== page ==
Impacts of Tidal Inlet Formation on the Physical Characteristics of a Barrier Beach—Estuary Systemby Graham S. Giese, Woods Hole Oceanographic Inst, United States,
James T. Liu, Woods Hole Oceanographic Inst, United States,
David G. Aubrey, Woods Hole Oceanographic Inst, United States,
Abstract: A new tidal inlet at Nauset Beach, an 11 km-long barrier beach in Chatham, Massachusetts, has severely impacted the physical characteristics of the estuary-barrier beach system of which it now forms a major part. Morphology, tidal characteristics, circulation, wave patterns, and sediment transport within the system have undergone large interactive adjustments, and those adjustments, in turn, are forcing adjustments in the system's biological and human-use characteristics. We report the results of monitoring these physical changes using vertical aerial photography, topographic surveying, bathymetric surveying, tide gauges, and current meters. The results indicate that within one year of the initial barrier beach breaching, the system has switched morphologically and hydrodynamically from its pre-breach condition to one controlled by the new tidal inlet. As an alternative means of environmental management, communities may find that they are better able to preserve their coastal and estuarine resources by predicting and planning for tidal inlet changes than by attempting to prevent them.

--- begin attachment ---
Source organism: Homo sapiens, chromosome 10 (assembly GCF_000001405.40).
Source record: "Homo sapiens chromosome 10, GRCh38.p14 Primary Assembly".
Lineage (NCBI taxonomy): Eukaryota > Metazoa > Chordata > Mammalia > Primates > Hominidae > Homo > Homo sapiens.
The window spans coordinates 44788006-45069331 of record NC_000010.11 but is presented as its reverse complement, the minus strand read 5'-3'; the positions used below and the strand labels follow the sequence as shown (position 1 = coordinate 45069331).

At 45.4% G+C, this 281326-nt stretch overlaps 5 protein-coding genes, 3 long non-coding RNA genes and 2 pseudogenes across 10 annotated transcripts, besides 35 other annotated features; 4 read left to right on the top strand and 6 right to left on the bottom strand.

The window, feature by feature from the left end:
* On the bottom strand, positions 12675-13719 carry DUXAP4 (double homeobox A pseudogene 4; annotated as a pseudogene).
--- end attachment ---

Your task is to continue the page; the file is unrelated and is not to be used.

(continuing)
Subject Headings: Tides | Inlets (waterway) | Barrier islands | Coastal management | Beaches | Topographic surveys | Sediment transport | Interactive systems | North America | Massachusetts | United States
Services: Buy this book/Buy this article
Return to search